Process of Submitting A Claim
The process for submitting a structural claim is clearly presented in the warranty booklet. One of the primary functions of Warranty Administration is educating homeowners about that process, as well as discussing with the homeowner the issue they are observing to determine if submitting a Structural claim would behoove them. But occasionally, the situation arises when a builder contacts Warranty Administration and wants to know if they can submit a structural claim.
This begs the question: Can a builder submit a structural claim?
Structural Defect Issues
Before we get to the answer, let’s take a look at the situation this question typically grows out of. The homeowner has noticed something they think might be a Structural Defect beyond the first year of coverage, and has asked the builder to take care of it. The builder, as they rightly should, informs the homeowner that according to the warranty contract, possible Structural Defects are investigated by the Warranty Insurer, and the homeowner should submit a structural claim and the $250.00 claim investigation fee to 2-10 HBW. If the builder is contacting us, it is typically because the homeowner does not accept this answer and they threaten to escalate the issue.
The escalation can take many forms, but two common ones are:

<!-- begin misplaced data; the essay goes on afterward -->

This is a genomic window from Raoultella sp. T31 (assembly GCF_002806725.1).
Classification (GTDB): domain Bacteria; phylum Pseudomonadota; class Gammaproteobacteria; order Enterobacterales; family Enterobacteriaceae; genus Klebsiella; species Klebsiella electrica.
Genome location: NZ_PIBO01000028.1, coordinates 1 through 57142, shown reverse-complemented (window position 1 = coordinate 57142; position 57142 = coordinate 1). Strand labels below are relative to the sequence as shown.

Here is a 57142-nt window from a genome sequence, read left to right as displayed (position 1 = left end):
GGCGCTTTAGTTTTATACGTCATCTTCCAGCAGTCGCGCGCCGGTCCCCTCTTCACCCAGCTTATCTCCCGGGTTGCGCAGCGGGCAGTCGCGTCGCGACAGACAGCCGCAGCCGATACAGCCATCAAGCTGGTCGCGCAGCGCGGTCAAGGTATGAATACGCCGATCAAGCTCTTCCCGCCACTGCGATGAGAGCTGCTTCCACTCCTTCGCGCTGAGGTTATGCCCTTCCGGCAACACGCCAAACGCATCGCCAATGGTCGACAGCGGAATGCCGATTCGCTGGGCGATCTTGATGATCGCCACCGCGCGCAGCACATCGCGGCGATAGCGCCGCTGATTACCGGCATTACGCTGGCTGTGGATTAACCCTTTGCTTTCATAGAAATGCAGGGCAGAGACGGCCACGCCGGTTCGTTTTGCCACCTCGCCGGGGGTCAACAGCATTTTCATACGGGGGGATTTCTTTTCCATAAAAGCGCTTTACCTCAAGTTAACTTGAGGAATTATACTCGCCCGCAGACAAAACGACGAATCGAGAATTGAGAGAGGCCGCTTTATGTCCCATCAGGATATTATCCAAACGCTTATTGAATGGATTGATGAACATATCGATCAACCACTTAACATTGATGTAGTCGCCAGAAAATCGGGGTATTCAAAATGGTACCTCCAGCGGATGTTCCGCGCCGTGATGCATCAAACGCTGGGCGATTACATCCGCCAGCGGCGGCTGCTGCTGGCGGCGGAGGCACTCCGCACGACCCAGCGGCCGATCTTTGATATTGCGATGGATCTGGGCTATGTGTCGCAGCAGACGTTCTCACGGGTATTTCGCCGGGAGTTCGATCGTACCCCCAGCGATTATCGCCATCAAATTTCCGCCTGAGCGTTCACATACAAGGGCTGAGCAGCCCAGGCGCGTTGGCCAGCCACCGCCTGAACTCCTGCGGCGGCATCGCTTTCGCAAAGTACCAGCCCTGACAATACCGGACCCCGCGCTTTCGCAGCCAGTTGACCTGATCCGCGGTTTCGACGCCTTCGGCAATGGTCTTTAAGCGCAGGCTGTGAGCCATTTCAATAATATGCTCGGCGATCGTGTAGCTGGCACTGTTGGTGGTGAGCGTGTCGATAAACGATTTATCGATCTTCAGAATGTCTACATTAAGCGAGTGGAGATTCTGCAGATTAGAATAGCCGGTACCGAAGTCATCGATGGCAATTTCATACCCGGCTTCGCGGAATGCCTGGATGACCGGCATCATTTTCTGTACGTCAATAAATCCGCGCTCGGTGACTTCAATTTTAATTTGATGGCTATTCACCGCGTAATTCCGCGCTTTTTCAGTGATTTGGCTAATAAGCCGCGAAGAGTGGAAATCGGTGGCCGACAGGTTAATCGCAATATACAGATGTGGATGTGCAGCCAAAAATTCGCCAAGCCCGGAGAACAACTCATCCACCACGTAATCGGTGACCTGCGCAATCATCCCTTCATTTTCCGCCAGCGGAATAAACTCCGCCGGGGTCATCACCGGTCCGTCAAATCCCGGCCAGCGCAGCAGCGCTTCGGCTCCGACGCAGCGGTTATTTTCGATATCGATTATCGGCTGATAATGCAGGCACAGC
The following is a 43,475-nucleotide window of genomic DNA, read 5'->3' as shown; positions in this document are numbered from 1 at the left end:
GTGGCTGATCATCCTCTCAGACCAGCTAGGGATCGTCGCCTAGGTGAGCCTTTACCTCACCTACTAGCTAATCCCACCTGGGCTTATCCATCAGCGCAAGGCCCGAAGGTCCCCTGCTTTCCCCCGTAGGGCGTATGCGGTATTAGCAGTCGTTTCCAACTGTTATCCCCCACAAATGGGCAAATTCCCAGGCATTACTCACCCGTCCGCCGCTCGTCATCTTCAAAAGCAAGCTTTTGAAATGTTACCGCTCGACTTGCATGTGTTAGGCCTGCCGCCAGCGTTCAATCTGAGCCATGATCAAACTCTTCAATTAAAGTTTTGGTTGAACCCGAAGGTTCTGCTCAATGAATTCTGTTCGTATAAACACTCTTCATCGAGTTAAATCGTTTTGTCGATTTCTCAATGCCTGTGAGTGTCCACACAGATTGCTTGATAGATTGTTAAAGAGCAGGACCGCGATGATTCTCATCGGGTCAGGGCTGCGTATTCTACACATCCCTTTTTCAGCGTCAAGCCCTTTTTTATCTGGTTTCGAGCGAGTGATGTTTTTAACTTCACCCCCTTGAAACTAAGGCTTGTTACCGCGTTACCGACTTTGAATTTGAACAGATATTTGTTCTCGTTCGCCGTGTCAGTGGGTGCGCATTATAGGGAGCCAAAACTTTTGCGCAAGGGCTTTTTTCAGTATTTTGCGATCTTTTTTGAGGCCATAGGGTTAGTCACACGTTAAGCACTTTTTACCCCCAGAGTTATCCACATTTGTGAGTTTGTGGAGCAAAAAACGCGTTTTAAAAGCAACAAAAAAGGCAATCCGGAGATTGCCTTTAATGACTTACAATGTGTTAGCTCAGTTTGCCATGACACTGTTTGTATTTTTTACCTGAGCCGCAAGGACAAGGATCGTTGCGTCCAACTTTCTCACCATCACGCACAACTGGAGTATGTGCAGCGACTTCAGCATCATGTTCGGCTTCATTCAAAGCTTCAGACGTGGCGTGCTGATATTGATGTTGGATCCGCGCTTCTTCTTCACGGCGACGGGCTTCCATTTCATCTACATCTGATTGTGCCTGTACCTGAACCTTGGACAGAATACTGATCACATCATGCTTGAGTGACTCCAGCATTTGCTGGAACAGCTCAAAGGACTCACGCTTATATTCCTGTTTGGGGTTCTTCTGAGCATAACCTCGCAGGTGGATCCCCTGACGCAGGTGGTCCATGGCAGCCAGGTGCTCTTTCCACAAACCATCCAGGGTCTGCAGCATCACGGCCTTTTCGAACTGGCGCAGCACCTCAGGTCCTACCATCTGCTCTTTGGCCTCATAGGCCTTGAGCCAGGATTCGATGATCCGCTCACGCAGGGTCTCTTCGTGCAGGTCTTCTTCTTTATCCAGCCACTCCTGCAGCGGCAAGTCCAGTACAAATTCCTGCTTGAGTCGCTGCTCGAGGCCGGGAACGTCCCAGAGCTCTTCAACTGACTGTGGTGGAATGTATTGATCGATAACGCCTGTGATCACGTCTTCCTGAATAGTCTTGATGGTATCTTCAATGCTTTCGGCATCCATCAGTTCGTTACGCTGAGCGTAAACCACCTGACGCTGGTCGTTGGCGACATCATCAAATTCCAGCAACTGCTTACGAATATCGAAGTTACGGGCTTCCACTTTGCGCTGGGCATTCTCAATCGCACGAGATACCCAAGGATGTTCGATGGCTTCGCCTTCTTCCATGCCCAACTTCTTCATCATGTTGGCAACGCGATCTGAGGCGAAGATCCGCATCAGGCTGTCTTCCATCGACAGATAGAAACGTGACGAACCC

- The threat of filing suit
- Negative exposure
Can the builder file a structural claim in an effort to avoid such escalations?
The answer is yes and no.
The builder cannot unilaterally initiate the structural claims process without the consent of the homeowner. However, if the builder submits a structural claim on behalf of the homeowner, the $250.00 claim investigation fee is waived. This is a small detail that can have a large impact. When a builder contacts Warranty Administration looking for help, one of the first things we recommend they do is offer to submit a structural claim for the homeowner, thereby saving the homeowner $250.00. On the face of it, $250.00 may not seem like a large amount, but the gesture of the builder trying to save the homeowner money can go a long way in easing the situation and getting it into the warranty process, where expectations and outcomes become more predictable.